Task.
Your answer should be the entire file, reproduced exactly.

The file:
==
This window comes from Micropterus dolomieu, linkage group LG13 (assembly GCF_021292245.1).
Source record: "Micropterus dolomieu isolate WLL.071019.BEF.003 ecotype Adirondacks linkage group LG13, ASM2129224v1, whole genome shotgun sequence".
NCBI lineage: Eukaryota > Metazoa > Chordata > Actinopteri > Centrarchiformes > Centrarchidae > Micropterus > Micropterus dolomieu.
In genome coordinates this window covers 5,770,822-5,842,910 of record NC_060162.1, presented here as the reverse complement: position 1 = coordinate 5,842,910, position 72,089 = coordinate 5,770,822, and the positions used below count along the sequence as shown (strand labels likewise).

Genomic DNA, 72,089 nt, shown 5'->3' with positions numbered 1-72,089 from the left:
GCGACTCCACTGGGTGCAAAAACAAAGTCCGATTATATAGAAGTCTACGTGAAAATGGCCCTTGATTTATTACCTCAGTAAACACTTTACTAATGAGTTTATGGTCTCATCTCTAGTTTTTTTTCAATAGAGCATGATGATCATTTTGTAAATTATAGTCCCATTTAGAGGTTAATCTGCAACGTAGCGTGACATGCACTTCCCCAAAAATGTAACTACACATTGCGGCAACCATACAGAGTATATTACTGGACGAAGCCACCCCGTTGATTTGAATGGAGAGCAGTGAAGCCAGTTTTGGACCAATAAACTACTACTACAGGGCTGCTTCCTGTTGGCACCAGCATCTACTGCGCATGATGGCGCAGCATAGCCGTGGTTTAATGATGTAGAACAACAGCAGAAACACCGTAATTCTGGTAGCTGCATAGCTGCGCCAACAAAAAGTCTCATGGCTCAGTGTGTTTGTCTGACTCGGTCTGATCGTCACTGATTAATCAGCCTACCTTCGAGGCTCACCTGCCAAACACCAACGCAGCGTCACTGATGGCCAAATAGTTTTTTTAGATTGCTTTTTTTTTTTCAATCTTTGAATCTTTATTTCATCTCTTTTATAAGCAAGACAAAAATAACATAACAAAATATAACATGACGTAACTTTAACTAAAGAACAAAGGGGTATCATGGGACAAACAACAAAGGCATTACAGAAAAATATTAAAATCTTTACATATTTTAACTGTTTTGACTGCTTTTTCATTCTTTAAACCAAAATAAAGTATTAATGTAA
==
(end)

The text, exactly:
This window comes from Micropterus dolomieu, linkage group LG13 (assembly GCF_021292245.1).
Source record: "Micropterus dolomieu isolate WLL.071019.BEF.003 ecotype Adirondacks linkage group LG13, ASM2129224v1, whole genome shotgun sequence".
NCBI lineage: Eukaryota > Metazoa > Chordata > Actinopteri > Centrarchiformes > Centrarchidae > Micropterus > Micropterus dolomieu.
In genome coordinates this window covers 5,770,822-5,842,910 of record NC_060162.1, presented here as the reverse complement: position 1 = coordinate 5,842,910, position 72,089 = coordinate 5,770,822, and the positions used below count along the sequence as shown (strand labels likewise).

Genomic DNA, 72,089 nt, shown 5'->3' with positions numbered 1-72,089 from the left:
GCGACTCCACTGGGTGCAAAAACAAAGTCCGATTATATAGAAGTCTACGTGAAAATGGCCCTTGATTTATTACCTCAGTAAACACTTTACTAATGAGTTTATGGTCTCATCTCTAGTTTTTTTTCAATAGAGCATGATGATCATTTTGTAAATTATAGTCCCATTTAGAGGTTAATCTGCAACGTAGCGTGACATGCACTTCCCCAAAAATGTAACTACACATTGCGGCAACCATACAGAGTATATTACTGGACGAAGCCACCCCGTTGATTTGAATGGAGAGCAGTGAAGCCAGTTTTGGACCAATAAACTACTACTACAGGGCTGCTTCCTGTTGGCACCAGCATCTACTGCGCATGATGGCGCAGCATAGCCGTGGTTTAATGATGTAGAACAACAGCAGAAACACCGTAATTCTGGTAGCTGCATAGCTGCGCCAACAAAAAGTCTCATGGCTCAGTGTGTTTGTCTGACTCGGTCTGATCGTCACTGATTAATCAGCCTACCTTCGAGGCTCACCTGCCAAACACCAACGCAGCGTCACTGATGGCCAAATAGTTTTTTTAGATTGCTTTTTTTTTTTCAATCTTTGAATCTTTATTTCATCTCTTTTATAAGCAAGACAAAAATAACATAACAAAATATAACATGACGTAACTTTAACTAAAGAACAAAGGGGTATCATGGGACAAACAACAAAGGCATTACAGAAAAATATTAAAATCTTTACATATTTTAACTGTTTTGACTGCTTTTTCATTCTTTAAACCAAAATAAAGTATTAATGTAA